Pseudohyperkalemia in Metastatic Colon Cancer
Pseudohyperkalemia is a rise in serum potassium concentration by more than 0.4 mEq/L than the normal potassium concentration. In vitro clotting results in the release of potassium from the elements of blood which gives a falsely elevated serum potassium level. It has been routinely observed with thrombocytosis, leukemia and myeloproliferative syndromes. It is important to note reactive thrombocytosis is a common occurrence secondary to malignancy. Potassium release from platelets is a universal phenomenon during coagulation and more potassium is released if more platelets are present. An 85 year old female with history of colon cancer and known liver metastasis was admitted for nausea, vomiting, and watery diarrhea. Her serum potassium on admission was 5.8 mEq/L and her renal functions remained normal. An active search for the cause of her hyperkalemia failed to define a source of hyperkalemia. Pseudohyperkalemia was presumed as a diagnosis and was confirmed by plasma potassium of 4.6 mEq/L. Failure to identify this well known but frequently overlooked cause of hyperkalemia may have resulted in life threatening hypokalemia due to a potassium lowering agent. This indicates that treating the patient as a whole is much more important than treating laboratory values.
An 85 year old female presented to the emergency department with 1-2 episodes of non bloody non bilious emesis per day for three days, watery stools, and severe dehydration. The patient was diagnosed with colon cancer with liver metastasis 1.5 years ago and had also undergone a subtotal colectomy one year after diagnosis. In the ED, her platelets measured 566K/mm3 and her potassium 5.8mEq/L. Subsequently she was given hydroxyurea and various potassium lowering agents.
Repeat platelet measurements were consistently above the upper limit of normal of 450K/mm3. Repeat serum potassium after the initial treatment and had dropped to 4.7mEq/L and then later to 4.3mEq/L. She was admitted to the floor to manage her other conditions, including SIRS, hyponatremia, and megaloblastic anemia.
After extensive research and laboratory tests, it was discovered that her hyperkalemia was secondary to reactive thrombocytosis associated with colon cancer. Pseudohyperkalemia was presumed as the diagnosis and was confirmed by plasma potassium of 4.6mEq/L versus elevated serum potassium upon admission of 5.8mEq/L. This case indicated the importance of treating the patient and not the lab values as the continued use of potassium lowering agents could have dangerously decreased the patients’ plasma potassium level.
Hyperkalemia is a life threatening emergency that can lead to fatal arrhythmias. Normal serum potassium is 3.5-5.0mEq/L, mild hyperkalemia ranges from 5.1-6.1 mEq/L, moderate between 6.2-7.0 mEq/L and severe above 7.0 mEq/L.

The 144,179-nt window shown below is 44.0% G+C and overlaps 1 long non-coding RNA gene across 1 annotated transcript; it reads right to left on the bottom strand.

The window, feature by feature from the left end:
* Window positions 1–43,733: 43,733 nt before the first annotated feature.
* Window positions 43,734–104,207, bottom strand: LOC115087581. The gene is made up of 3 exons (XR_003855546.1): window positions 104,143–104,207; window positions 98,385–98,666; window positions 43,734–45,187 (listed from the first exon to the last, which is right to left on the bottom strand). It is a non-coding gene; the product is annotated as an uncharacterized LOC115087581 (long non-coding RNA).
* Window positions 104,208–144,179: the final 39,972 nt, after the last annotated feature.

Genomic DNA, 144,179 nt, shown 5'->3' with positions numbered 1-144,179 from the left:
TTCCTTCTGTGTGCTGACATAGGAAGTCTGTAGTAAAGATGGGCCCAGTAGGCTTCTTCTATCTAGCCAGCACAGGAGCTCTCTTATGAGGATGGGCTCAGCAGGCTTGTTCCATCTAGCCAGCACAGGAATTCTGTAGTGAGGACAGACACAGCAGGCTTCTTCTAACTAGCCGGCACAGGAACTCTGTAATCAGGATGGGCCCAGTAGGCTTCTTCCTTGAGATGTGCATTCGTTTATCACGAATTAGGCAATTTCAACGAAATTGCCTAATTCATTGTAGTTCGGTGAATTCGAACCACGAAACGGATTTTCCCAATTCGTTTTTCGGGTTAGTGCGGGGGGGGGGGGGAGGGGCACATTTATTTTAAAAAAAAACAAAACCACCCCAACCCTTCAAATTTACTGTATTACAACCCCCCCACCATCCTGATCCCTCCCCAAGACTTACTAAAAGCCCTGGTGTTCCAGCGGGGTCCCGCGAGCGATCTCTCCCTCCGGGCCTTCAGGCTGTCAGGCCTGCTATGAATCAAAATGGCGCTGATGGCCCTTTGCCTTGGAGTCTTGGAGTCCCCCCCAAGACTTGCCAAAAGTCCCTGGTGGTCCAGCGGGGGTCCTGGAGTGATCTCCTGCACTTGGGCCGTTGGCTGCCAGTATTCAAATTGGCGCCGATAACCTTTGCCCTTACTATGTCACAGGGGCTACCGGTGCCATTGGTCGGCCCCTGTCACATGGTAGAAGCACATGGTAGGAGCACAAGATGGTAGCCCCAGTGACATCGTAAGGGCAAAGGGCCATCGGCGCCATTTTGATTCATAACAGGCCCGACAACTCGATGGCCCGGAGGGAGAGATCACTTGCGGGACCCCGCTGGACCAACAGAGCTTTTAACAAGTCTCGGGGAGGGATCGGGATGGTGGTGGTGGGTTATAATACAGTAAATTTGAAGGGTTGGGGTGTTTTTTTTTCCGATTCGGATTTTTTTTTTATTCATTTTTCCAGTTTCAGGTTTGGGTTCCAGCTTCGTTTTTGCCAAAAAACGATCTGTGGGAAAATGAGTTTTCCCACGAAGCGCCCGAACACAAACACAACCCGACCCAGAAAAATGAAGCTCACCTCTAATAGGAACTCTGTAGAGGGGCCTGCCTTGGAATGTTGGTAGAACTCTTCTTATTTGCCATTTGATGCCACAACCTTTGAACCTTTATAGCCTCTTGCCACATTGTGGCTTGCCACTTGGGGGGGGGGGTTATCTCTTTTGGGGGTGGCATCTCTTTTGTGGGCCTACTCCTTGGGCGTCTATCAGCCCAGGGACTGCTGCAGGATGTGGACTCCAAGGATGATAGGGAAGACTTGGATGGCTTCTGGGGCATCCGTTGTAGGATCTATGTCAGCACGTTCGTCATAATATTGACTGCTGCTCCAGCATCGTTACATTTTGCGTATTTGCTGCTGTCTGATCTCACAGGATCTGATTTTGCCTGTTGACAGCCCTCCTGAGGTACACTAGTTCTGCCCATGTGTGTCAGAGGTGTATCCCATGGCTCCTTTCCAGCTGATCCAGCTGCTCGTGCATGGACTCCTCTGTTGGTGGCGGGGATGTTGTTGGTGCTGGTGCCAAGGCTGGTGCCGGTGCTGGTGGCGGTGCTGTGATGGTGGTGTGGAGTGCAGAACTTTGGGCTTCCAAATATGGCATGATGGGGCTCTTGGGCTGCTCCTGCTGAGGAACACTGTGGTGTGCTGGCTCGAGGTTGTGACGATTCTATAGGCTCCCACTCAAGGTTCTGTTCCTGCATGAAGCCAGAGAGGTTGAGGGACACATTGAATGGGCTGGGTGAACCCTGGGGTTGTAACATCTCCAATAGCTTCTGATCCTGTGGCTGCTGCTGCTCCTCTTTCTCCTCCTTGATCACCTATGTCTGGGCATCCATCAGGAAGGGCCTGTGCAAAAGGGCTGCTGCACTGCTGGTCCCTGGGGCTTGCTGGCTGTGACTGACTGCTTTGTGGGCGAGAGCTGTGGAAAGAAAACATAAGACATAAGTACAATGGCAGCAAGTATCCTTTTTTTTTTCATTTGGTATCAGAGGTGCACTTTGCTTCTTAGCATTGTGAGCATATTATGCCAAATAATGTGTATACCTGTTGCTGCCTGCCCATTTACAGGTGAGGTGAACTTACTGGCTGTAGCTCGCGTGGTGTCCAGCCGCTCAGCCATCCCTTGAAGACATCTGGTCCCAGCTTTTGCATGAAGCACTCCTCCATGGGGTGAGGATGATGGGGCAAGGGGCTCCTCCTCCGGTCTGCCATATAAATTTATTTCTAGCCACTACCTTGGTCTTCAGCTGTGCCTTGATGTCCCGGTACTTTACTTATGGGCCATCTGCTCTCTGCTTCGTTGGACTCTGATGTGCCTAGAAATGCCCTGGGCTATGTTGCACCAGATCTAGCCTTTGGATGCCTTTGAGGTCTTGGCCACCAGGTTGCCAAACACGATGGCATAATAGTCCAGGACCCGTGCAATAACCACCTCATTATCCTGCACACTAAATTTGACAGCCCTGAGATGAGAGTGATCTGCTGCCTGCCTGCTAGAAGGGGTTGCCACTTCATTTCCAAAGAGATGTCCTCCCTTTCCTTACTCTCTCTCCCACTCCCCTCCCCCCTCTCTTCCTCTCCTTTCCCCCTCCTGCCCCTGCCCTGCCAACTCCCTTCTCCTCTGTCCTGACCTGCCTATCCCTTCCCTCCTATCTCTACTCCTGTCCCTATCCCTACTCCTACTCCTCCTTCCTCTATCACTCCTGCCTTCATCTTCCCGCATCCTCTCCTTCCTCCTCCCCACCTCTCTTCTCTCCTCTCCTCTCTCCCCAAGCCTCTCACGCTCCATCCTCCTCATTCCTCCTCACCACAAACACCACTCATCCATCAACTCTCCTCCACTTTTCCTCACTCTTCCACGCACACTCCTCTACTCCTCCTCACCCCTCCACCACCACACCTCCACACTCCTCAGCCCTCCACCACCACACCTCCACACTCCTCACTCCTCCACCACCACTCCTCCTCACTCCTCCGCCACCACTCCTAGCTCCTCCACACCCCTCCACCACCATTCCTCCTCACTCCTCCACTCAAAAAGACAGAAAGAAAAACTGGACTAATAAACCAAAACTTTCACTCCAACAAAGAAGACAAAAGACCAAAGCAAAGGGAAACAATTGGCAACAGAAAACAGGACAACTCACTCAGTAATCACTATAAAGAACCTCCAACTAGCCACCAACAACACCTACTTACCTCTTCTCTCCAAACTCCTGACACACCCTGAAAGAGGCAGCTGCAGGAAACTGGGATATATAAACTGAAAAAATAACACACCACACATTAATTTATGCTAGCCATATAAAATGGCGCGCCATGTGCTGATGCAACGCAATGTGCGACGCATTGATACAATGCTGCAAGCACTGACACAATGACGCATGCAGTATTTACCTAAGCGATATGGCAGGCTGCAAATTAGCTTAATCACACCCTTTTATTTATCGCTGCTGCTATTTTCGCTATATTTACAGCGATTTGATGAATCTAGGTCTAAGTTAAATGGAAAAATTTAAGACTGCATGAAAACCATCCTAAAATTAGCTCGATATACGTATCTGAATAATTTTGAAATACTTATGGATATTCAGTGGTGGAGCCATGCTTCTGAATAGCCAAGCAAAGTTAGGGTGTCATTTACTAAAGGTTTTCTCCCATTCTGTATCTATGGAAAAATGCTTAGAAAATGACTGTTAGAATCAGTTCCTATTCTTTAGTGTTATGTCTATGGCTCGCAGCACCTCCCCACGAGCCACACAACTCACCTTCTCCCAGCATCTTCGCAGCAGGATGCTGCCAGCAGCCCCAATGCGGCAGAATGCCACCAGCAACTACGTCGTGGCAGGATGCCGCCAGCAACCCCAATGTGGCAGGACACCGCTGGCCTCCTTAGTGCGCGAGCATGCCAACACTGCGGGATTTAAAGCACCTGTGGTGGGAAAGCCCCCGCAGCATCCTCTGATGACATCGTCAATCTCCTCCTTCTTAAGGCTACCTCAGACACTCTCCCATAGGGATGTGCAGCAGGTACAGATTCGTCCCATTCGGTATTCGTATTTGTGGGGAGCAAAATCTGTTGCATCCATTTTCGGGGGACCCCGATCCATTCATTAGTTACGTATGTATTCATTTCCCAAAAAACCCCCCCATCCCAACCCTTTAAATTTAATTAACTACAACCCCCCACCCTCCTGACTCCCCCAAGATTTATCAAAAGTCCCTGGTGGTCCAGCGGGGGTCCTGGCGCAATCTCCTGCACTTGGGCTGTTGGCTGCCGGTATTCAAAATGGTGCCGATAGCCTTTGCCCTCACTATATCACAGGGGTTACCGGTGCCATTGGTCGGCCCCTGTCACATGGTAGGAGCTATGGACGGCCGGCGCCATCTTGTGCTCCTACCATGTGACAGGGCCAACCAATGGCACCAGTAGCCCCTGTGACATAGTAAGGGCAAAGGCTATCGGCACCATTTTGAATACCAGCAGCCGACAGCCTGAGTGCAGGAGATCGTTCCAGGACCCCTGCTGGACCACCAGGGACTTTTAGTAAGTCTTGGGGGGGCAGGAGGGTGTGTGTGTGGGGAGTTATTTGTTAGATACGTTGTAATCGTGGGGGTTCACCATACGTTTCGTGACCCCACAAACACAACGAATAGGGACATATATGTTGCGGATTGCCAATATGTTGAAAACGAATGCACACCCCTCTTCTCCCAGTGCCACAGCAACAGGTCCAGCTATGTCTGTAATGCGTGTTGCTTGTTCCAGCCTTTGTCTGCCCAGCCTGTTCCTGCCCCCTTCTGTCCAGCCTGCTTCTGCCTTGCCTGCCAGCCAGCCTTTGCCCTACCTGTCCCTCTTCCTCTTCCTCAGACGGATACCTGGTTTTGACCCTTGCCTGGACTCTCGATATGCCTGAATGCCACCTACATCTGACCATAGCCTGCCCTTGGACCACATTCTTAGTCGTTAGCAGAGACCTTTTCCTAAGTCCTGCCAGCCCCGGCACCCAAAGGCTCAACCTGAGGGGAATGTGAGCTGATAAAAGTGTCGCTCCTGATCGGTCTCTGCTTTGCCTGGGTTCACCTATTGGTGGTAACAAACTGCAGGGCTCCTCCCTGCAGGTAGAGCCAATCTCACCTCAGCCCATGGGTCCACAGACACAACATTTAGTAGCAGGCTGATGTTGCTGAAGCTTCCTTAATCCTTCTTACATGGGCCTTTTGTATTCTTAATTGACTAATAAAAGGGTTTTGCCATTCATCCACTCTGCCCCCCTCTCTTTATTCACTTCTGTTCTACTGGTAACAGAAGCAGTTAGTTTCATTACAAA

Hyperkalemia can be the result of ineffective elimination, excessive release from cells, or excessive intake. Ineffective elimination of potassium occurs in renal failure, mineralcorticoid deficiency or resistance states, or various medications including angiotensin converting enzyme inhibitors, nonsteroidal anti-inflammatory drugs, and potassium sparing diuretics. Excessive potassium release from cells occurs in rhabdomyolysis, massive hemolysis or shifts in and out of cells secondary to acidosis, low insulin levels, or beta blocker therapy. Excessive intake of potassium can occur with potassium containing dietary supplements or KCl injections.
The signs and symptoms of hyperkalemia are due to the hyper excitability of tissues. Patients present with cardiovascular abnormalities including dysrythmias, wide complex tachycardia, and fatal ventricular fibrillation. Fortunately for clinicians, potassium values correlate to ECG changes. Peaked T waves are the first manifestation, followed by loss of P waves, and widening and slurring of the QRS complexes. Patients can also present with neuromuscular irregularities including muscle cramps, parenthesis, tetany, and focal neurological deficits.
Hyperkalemia management consists of numerous treatments. Cardioprotection is of primary concern and is accomplished by stabilizing the membranes using calcium gluconate or calcium chloride. Potassium can also be pushed intracellular using a beta-agonist, insulin, or hydrogen bicarbonate. Excretion of potassium is accomplished by intravenous fluids, loop diuretics, or hemodialysis. Chronic hyperkalemia can be treated with slower acting agents such as ion exchange resins that act in the gastrointestinal tract. Most popularly used is kayxelate (sodium polystyrene sulfonate).
As noted in the case above, there is a commonly overlooked cause of hyperkalemia. An increase of blood elements such as platelets can cause in-vitro clotting and a release of potassium resulting in a falsely elevated serum potassium level termed pseudohyperkalemia. Reactive thrombocytosis is a common phenomenon in malignancies of the colon, lung, and malignant mesothelioma.
As seen in this case, it is important as clinicians to understand why lab values are the way they are and it is important to treat the cause not the value. If pseudohyperkalemia was not determined, than this patient would have been treated with more potassium lowering agents and could have entered into a fatal state of hypokalemia. It has been shown that the plasma potassium is a much more accurate assessment of body potassium than serum potassium and should be ordered in all patients with hyperkalemia and colon, lung, or mesothelioma malignancies.
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